Plus, the drive through the countryside should be pretty, if there is still enough daylight at 6:00 - 7:00 p.m. at the end of April.

Too bad there aren't any Michelin starred restaurants in Oxford! They must not get enough luxury traveller/diner traffic to justify it, shame.

Link to comment
Share on other sites

Yes Le Champignon Sauvage is always good.

If you want an excellent country pub try Ruchetta at Peppard - it is in the Chiltern Hills north of Reading between Reading and Henley. It is a lovely location for lunch and has an Italian owner and very good Italian chef. We had their set lunch today - two courses for £10 and it was superb. Wild mushroom with devilled kidneys were delicious followed by spaghetti with tomato and basil sauce with crab. Freshly made tomato sauce was made with flavoursome ripe tomatoes with a very fresh taste and not overcooked and stewed as so often is the case. It arrived steaming with a basil fragrance and the crab was all the way through the dish right down to the last delicious drop which I cleared up clean even though I was full to bursting! Their a la cart menu is not cheap but there are some superb dishes on it - it is well worth a visit :biggrin: .

Edited by Pam Brunning (log)

Pam Brunning Editor Food & Wine, the Journal of the European & African Region of the International Wine & Food Society

My link

Link to comment
Share on other sites

This isn't what you want to hear but I think Le Manoir is seriously over priced for what has become fairly ordinary food. Reservations aren't that hard to come by because the restaurant is huge for a 2 star place with I'm guessing 100ish covers.

I'd be very interested in how you find it because I've heard they have cycles of great and mediocre, and it's where I first took my wife before we were married and had our honeymoon and first anniversary. I want it to be good again. Both times I've stayed the rooms have been beautiful, and for the money they should be.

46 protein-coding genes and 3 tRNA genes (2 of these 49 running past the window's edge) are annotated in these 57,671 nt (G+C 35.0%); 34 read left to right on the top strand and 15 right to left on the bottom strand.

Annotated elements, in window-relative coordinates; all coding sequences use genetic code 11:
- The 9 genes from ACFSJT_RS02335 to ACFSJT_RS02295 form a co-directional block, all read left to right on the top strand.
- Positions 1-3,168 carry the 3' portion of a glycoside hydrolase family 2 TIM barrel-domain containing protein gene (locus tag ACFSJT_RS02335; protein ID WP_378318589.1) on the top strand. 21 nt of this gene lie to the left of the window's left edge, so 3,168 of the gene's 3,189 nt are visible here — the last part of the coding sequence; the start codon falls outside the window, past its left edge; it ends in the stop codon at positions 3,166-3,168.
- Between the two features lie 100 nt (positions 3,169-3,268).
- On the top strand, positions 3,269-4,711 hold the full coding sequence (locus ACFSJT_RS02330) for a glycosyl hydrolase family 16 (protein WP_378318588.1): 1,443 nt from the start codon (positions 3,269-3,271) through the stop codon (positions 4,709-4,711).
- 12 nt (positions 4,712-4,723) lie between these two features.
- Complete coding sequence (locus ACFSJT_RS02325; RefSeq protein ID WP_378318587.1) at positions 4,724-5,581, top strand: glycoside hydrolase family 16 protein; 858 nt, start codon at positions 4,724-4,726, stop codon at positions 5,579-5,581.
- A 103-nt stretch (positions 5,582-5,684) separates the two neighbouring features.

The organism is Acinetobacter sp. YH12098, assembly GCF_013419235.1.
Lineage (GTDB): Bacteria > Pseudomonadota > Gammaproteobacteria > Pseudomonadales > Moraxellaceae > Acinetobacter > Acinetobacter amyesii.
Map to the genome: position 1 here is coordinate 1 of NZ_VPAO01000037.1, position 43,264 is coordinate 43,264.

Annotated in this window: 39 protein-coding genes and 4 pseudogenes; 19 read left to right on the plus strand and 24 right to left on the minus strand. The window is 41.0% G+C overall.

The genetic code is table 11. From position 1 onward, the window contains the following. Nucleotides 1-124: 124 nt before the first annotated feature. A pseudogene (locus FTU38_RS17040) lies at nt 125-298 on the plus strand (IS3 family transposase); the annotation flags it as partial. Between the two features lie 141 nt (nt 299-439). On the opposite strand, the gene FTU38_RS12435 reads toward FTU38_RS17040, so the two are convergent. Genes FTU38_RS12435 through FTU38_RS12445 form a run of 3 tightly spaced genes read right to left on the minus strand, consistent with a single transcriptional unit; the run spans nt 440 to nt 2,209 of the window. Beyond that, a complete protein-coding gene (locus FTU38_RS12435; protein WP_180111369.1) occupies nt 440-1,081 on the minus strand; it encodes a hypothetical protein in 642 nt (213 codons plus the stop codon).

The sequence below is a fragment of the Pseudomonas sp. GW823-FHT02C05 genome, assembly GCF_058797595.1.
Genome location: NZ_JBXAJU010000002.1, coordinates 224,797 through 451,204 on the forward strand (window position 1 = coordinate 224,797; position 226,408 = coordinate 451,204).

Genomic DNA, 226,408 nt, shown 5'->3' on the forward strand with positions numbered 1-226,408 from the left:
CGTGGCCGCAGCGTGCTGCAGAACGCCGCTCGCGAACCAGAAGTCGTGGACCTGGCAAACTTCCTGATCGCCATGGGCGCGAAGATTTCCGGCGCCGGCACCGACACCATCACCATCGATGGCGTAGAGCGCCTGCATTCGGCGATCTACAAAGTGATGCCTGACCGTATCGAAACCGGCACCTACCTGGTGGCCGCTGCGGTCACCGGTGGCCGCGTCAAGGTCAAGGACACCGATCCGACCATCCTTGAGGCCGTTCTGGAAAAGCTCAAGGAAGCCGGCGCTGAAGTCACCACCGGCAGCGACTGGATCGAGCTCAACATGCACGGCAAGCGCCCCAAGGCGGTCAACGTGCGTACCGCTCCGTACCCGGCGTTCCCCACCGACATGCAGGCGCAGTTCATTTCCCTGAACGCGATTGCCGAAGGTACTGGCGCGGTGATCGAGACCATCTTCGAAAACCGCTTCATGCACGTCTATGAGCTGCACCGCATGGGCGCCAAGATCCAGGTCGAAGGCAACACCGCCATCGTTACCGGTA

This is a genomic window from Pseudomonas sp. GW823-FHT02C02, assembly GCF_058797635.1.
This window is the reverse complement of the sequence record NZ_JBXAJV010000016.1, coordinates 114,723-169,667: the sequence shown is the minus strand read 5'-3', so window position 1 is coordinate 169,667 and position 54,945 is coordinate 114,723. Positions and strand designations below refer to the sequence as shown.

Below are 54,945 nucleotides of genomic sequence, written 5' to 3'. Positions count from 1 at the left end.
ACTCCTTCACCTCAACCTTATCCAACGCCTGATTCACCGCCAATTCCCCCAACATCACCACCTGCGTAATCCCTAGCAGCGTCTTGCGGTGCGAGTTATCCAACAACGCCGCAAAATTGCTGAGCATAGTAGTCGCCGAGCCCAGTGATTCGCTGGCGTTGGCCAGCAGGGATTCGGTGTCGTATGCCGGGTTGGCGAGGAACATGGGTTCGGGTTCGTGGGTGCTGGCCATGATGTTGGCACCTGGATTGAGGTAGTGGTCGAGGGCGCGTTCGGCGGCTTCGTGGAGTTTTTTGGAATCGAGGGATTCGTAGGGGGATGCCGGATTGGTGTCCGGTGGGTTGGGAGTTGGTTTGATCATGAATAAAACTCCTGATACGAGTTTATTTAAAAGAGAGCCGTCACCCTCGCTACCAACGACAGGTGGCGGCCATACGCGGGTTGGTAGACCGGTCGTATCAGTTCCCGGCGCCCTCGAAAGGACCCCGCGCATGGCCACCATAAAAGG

My cousin lives in East Hendred, Oxon and we had a very good meal in the Wheatsheaf there. Would certainly recommend that. It's not Michelin Star but very enjoyable highish-end pub food. We were there in October and they had some lovely game specials.

Link to comment
Share on other sites


Totally agree with you. Went last April for lunch, and aside from how lovely the Conservatory room was at Le Manoir, my feeling was that it was 1 star food at 3 star prices. Except for the asparagus, which were superb:)

In that vein, found Waterside Inn to be an enormous disappointment.

Fat Duck's theatrics were wonderful with the molecular gastronomy, but the food at The Square and Hibiscus were both better.

Maybe it is just that everyone has their individual favorites, but it seems that 2 and 3 stars should consistently be superb - and they are not.

Michelin seems to be a way to gauge quality, but then maybe places get lazy after a while. I can't think of any other way to explain it.

If Adam Simmonds at Dansfield House has 4 AA rosettes and has been recently listed as the "19th best restaurant in England", then how is it that it doesn't have Michelin stars -- but a pub such as Nut Tree or the Hand & Flowers, has one?

Edited by Loving Annie (log)
Link to comment
Share on other sites